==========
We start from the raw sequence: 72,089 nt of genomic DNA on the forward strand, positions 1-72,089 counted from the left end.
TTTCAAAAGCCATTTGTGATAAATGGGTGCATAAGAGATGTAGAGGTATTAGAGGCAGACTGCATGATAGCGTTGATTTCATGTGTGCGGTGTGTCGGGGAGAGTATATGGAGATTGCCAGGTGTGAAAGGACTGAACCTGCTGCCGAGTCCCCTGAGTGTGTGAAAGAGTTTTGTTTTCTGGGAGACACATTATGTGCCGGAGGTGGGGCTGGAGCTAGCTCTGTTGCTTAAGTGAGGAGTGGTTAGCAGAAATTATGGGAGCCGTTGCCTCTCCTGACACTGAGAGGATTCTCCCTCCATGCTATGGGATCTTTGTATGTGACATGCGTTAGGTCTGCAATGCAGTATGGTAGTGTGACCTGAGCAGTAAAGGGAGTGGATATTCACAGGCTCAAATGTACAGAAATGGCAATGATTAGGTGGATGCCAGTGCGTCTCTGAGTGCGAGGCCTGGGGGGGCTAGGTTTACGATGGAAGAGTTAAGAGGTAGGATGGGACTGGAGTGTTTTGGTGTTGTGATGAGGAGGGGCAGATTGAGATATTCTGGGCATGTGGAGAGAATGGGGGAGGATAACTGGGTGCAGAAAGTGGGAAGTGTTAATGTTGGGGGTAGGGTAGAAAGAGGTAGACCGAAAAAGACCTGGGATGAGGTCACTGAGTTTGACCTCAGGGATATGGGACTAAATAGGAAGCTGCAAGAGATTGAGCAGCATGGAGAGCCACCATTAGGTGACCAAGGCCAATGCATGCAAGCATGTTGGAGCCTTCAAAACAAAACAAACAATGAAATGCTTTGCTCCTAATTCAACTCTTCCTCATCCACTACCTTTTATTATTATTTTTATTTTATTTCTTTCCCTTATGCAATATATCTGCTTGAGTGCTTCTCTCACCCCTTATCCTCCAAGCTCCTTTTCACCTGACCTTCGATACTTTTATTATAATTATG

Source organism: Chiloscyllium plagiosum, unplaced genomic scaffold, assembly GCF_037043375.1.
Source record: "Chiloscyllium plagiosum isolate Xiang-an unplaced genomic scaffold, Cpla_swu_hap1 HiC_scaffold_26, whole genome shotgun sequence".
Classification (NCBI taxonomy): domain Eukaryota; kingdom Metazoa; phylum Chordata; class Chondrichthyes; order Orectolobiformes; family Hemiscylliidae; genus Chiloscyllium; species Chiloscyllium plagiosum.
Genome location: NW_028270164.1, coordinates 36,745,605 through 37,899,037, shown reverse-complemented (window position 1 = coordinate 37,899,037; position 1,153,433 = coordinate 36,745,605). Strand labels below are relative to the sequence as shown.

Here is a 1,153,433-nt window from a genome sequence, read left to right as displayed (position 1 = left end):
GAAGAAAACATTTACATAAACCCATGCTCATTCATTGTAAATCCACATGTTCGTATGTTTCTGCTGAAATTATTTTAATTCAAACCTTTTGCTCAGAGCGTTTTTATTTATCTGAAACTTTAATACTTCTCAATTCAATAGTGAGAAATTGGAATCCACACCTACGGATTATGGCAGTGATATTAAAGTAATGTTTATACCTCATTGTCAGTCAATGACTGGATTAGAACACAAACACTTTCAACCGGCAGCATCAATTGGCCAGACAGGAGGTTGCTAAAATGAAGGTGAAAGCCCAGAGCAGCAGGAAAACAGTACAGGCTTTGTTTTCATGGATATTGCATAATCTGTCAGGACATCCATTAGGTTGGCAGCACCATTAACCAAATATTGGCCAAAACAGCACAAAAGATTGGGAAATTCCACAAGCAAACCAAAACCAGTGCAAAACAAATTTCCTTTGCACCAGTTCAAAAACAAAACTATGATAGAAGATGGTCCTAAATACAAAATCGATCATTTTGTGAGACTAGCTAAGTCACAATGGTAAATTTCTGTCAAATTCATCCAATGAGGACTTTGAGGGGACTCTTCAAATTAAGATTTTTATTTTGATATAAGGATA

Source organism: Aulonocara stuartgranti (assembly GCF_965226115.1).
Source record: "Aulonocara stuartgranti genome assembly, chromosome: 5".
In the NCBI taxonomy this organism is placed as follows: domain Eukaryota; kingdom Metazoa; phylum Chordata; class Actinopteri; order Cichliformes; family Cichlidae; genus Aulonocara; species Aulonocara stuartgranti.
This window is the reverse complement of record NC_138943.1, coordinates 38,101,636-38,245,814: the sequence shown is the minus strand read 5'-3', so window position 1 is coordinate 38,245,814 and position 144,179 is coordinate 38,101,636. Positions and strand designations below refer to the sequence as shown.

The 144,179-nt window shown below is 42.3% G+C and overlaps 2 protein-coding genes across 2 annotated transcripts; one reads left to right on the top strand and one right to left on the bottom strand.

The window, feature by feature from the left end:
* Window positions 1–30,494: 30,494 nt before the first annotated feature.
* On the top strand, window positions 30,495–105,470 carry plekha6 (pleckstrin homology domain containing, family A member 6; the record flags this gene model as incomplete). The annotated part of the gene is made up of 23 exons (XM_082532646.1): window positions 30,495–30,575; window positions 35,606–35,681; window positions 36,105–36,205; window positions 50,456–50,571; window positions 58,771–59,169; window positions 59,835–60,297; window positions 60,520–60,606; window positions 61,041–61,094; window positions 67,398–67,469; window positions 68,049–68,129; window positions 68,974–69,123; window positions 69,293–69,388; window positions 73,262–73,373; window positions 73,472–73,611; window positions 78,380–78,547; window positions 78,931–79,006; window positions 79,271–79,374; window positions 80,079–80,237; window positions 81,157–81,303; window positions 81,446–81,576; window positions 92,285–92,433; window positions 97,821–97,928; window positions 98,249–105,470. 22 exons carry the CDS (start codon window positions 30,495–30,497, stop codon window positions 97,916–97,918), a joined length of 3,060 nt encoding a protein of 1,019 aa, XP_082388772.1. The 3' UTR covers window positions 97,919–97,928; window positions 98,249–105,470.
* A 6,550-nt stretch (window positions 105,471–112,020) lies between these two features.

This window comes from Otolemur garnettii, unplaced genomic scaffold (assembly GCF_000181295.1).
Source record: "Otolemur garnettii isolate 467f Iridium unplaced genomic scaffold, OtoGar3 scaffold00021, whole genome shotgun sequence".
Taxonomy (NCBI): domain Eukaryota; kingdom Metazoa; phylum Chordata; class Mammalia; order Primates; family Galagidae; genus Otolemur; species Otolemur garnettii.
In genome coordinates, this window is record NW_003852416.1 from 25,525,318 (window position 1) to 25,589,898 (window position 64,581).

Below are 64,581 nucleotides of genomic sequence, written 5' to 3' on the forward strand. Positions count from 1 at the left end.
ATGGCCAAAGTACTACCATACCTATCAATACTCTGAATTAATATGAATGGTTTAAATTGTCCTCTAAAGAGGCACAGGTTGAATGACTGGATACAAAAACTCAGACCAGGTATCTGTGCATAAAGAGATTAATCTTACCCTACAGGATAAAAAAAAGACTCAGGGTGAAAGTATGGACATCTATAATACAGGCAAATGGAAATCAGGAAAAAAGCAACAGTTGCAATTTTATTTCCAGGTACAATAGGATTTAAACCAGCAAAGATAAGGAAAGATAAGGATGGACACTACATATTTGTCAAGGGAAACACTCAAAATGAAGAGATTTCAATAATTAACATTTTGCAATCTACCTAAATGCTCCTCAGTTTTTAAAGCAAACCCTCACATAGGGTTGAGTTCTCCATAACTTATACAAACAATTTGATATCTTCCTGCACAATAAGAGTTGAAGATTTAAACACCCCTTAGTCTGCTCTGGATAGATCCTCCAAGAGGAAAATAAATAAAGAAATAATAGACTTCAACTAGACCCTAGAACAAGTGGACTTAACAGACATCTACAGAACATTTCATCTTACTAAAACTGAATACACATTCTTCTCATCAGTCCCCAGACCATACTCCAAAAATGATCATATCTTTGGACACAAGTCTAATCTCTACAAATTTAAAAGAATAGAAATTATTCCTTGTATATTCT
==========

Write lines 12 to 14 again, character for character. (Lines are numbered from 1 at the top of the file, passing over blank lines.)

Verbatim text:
This window is the reverse complement of record NC_138943.1, coordinates 38,101,636-38,245,814: the sequence shown is the minus strand read 5'-3', so window position 1 is coordinate 38,245,814 and position 144,179 is coordinate 38,101,636. Positions and strand designations below refer to the sequence as shown.

The 144,179-nt window shown below is 42.3% G+C and overlaps 2 protein-coding genes across 2 annotated transcripts; one reads left to right on the top strand and one right to left on the bottom strand.

The window, feature by feature from the left end: